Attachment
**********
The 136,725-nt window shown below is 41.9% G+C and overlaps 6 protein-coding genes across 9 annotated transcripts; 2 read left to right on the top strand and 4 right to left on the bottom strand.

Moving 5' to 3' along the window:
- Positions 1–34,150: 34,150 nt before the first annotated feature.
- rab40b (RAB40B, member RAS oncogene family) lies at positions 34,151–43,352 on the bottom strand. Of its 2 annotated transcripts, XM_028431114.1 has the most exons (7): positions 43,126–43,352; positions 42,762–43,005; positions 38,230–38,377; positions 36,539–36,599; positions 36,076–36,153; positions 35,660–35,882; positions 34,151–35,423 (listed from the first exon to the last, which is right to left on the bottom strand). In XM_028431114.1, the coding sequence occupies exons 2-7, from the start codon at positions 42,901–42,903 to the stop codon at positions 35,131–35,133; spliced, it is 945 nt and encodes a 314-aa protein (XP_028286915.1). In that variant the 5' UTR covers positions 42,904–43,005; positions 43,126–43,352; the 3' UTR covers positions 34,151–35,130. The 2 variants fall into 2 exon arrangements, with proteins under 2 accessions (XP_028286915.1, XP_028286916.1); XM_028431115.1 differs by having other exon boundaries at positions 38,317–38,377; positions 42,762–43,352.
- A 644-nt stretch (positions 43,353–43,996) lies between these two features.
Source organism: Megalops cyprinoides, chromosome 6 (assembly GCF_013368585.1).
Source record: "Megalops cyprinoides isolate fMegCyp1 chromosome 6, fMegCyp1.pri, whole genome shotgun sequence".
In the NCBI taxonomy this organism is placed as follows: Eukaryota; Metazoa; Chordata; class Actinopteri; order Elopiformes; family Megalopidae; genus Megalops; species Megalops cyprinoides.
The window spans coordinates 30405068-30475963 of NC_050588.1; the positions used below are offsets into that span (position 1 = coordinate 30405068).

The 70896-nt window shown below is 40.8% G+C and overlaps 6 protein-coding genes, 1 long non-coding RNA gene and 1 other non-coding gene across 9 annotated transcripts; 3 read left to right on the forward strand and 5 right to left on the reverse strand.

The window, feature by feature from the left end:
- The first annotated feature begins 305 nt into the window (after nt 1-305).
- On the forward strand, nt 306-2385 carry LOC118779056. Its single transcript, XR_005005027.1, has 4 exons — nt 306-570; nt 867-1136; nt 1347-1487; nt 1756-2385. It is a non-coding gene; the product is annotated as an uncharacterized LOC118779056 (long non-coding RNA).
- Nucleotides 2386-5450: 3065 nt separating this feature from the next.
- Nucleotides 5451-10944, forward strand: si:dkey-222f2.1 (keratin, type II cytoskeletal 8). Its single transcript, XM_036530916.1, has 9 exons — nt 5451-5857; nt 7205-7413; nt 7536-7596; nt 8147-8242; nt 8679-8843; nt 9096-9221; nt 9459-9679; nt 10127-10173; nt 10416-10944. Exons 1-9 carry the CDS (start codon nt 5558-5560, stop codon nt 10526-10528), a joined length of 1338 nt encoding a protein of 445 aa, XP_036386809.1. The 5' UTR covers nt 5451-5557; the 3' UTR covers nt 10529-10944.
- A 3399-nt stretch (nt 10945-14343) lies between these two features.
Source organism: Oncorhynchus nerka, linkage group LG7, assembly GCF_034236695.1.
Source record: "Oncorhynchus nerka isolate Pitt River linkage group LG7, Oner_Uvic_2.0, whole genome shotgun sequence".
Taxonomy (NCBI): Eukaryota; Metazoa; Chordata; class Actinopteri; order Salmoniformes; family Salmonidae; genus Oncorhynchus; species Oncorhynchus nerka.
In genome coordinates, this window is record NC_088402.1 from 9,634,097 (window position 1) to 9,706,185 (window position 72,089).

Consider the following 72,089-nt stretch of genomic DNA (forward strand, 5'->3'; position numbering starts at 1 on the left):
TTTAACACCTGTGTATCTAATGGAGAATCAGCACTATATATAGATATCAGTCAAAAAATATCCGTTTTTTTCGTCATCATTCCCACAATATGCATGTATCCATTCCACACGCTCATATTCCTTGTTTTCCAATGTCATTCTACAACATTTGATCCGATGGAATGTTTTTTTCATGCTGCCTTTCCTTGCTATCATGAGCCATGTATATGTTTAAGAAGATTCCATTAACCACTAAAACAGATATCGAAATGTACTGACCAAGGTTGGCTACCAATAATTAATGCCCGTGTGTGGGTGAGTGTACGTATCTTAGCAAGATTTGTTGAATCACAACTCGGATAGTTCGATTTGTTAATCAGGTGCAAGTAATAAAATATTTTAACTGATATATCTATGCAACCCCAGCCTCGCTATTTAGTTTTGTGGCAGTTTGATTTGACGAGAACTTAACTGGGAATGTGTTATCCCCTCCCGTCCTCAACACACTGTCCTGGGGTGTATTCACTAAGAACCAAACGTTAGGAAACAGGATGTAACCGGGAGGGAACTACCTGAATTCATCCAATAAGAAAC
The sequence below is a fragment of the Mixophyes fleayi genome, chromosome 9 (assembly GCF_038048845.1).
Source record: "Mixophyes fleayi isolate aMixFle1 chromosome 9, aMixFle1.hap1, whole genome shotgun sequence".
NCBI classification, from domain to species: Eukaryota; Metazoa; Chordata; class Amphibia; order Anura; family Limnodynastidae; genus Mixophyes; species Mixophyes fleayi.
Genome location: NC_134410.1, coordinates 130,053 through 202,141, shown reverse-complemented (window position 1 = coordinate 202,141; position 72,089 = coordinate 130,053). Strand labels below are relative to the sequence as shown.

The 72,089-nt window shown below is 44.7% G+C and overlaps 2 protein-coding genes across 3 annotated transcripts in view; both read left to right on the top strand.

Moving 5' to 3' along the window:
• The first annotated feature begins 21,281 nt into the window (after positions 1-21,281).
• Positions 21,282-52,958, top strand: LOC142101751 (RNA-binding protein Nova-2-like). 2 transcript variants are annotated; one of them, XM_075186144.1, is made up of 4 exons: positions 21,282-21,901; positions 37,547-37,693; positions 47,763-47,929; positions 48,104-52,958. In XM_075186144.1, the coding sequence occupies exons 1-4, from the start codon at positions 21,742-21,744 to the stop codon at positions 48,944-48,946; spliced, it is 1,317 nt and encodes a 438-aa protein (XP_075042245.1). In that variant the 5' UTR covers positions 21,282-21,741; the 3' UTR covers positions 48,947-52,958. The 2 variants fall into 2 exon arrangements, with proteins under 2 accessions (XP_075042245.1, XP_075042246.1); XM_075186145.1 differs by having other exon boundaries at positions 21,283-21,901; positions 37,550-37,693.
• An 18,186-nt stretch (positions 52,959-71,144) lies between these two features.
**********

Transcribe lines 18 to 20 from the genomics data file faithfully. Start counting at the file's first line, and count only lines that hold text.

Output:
Source record: "Oncorhynchus nerka isolate Pitt River linkage group LG7, Oner_Uvic_2.0, whole genome shotgun sequence".
Taxonomy (NCBI): Eukaryota; Metazoa; Chordata; class Actinopteri; order Salmoniformes; family Salmonidae; genus Oncorhynchus; species Oncorhynchus nerka.
In genome coordinates, this window is record NC_088402.1 from 9,634,097 (window position 1) to 9,706,185 (window position 72,089).